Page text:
Tuesday, April 29, 2008

Journalism is dead...Long live journalism

This may be the single most gullible piece of "reporting" I've ever seen*, and I'm reluctant to boost MSNBC's page views, but this has to be seen to be disbelieved. Headline: "Did eaten songbird claw its way through hawk?" Answer: Most assuredly not.

A sharp-shinned hawk was found—alongside a highway, which would suggest cause and manner of death to most thinking people—with a passerine leg protruding from its ruptured crop. Julia Di Sieno of the Animal Rescue Team, who supposedly has worked with wildlife for more than 20 years, led some (including, apparently, reporters with the IQ of broccoli) to believe that the sharpie's prey had fought its way out of the hawk after being swallowed.

This from the MSNBC report: "Birds of prey, like sharp-shinned hawks, typically leave behind the legs and head of their avian meals, Di Sieno said." Really? This is news. I flew a passage sharpie at small birds for three seasons, and she typically ate the head first. In small bites. Then she ate the rest of the bird, again in small bites, before (usually) gulping the tarsi down whole.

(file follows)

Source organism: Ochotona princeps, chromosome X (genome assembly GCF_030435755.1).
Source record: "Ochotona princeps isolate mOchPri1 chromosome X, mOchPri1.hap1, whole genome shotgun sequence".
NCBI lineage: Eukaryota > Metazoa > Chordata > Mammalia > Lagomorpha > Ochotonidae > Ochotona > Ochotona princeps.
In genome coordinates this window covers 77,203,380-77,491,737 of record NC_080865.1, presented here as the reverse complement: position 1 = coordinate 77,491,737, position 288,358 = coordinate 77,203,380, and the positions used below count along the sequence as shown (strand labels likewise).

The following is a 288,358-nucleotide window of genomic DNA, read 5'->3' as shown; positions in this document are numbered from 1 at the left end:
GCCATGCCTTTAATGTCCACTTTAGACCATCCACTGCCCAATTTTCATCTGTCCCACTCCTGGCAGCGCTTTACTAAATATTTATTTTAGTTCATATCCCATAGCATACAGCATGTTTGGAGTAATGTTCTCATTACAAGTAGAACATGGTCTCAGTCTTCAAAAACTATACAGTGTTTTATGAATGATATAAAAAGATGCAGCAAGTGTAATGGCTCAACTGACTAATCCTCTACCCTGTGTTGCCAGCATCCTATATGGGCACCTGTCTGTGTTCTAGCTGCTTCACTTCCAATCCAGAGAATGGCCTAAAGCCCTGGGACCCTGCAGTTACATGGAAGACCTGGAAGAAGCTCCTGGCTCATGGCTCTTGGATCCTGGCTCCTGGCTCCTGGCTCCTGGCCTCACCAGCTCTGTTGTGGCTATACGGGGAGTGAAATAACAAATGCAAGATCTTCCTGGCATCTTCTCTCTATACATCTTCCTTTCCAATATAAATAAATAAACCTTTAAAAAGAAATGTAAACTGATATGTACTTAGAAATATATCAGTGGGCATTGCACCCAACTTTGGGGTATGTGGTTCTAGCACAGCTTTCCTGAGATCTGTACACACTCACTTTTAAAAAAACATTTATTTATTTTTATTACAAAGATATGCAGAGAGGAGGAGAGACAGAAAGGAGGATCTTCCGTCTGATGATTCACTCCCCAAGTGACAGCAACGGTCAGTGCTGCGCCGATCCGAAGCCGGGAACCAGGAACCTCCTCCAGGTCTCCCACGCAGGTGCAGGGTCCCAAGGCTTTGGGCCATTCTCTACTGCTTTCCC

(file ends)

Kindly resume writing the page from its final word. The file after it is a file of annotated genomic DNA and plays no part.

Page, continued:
The original report from Noozhawk (headline: "Last Supper: Eaten Bird Kills Diner") quotes Di Sieno as saying, "In order to move forward with the Animal Rescue Team mission we have two immediate needs. A dedicated animal ambulance for rescues ($30,000), and construction of a new fawn facility ($20,000)." I would suggest that a better use of funds might be remedial education in biology for staffers and volunteers. Maybe Jeanna Bryner of LiveScience.com, who wrote the piece on MSNBC, can sit in. Or maybe she should look for other work.

[*Incidentally, my previous favorite was from the first Persian Gulf War, when a large segment of the Iraqi Air Force fled to Iran. A CNN reporter asked an Iraqi official (it might have been Tariq Aziz, but I won't swear to that): "Mr. Ambassador, does Iraq have a secret deal with Iran?" Apart from the fact that the two states had recently fought a bitter war and were generally not on speaking terms, what did she expect? "Well, yes, we did have a secret deal to save our air force, but...wait, is that camera on?!? Oh, this will go badly for my family..."]